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Amazon says its drones will deliver packages to backyards this year

Amazon says its drones will deliver packages to backyards this year

 June 15, 2022 at 6:28 pm   |     Author:   |     Technology  

Amazon's latest delivery drone design, the MK27-2.
Enlarge / Amazon’s latest delivery drone design, the MK27-2.

Amazon is detailing plans to begin its drone delivery service, Amazon Prime Air. The company still has some regulatory obstacles to overcome but expects drones to be dropping packages into customers’ backyards in Lockeford, California, by the end of 2022.

In a blog post this week, Amazon said that after receiving approval from the Federal Aviation Administration (FAA) and Lockeford officials, it would launch its drone delivery service in Lockeford and build it based on customer feedback. Amazon said it’s already been working with the FAA and has acquired an air carrier certificate.

Amazon highlighted Lockeford’s connection to aviation, namely former resident and 1900s aviator Weldon B. Cooke. But it probably also helps that Lockeford is a rural town. It’s about 100 miles east of San Francisco, with an estimated population of about 3,500. Amazon also has some facilities in the city’s San Joaquin County.

According to Amazon, Lockeford residents will soon be able to sign up for drone deliveries for free. After, they can place orders on Amazon like usual, with “thousands of everyday items” available for drone delivery. Amazon has been working with a goal of a five-pound payload, which may sound small but represents 85 percent of Amazon deliveries, Bloomberg reported in April. For comparison, Walmart’s drone delivery service claims up to three pounds, and Alphabet’s Wing can carry 2.5 lbs.

After placing an order for a delivery drone, the customers will get an estimated time arrival and status tracker, Amazon said. The company didn’t make a promise on delivery time but is aiming for under 60 minutes.

“For these deliveries, the drone will fly to the designated delivery location, descend to the customer’s backyard, and hover at a safe height,” Amazon said. “It will then safely release the package and rise back up to altitude.”

Prime Air is different from the competing drone delivery services that use parachutes and long tethers. Amazon’s drone will hover at a close distance (six feet, according to Axios) before lowering its package.

Avoiding people, buildings, and other obstacles

Amazon has gone through more than 24 drone prototypes for Prime Air, some of which you can see below.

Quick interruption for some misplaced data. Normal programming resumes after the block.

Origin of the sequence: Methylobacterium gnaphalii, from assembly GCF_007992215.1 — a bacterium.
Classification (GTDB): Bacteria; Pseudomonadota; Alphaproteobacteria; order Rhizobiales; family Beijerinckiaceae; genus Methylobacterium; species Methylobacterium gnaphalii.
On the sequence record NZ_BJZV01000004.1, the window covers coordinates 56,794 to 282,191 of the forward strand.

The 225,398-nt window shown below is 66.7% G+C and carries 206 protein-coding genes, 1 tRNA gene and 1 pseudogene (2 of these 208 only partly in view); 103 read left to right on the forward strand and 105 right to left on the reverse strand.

The current drone, the MK27-2, leverages a hexagonal shape that provides six degrees of freedom, giving it more stability, Amazon said. It also has propellers designed to minimize high-frequency sound waves.

Of course, a critical part of FAA approval includes drones that won’t crash into anything. Amazon claims that the issue is covered with a “sense-and-avoid system.” It’s focused on safe transit, where it needs to look out for obstacles, and safety when approaching the ground to drop off a package. The system’s algorithms use various approaches for object detection, which include camera sensors, to avoid everything from chimneys, pets, and other aircraft, according to Amazon.

“If obstacles are identified, our drone will automatically change course to safely avoid them,” Amazon explained. “As our drone descends to deliver the package into a customer’s backyard, the drone ensures that there’s a small area around the delivery location that’s clear of any people, animals, or other obstacles.”

Amazon will launch its delivery service with human observers keeping tabs on the drones (like other drone delivery services do) but thinks it will eventually be able to move past that.

Flying into competition

Amazon has been working on its Prime Air for nearly a decade (in 2013, founder Jeff Bezos declared Amazon drone deliveries could start by around 2018, Bloomberg noted). It admittedly struggled with challenges around cost, speed, and scalability. Now, after spending over $2 billion with more than 1,000 workers contributing to the project (based on an April Bloomberg report), Amazon is finally ready to discuss a (vague) timeline.

In April, Bloomberg also pointed to “technical challenges, high turnover, and safety concerns,” including a 2021 crash that caused a brush fire, as hampering the service’s debut.

A decade of research and development allowed Walmart and Alphabet to fly ahead of Amazon and launch drone delivery. Alphabet’s Wing launched its drone delivery service in Texas in April.

Walmart, meanwhile, started its drone delivery service in Arkansas in November. The company announced in May that it plans to expand to six states and 34 sites by the end of this year.

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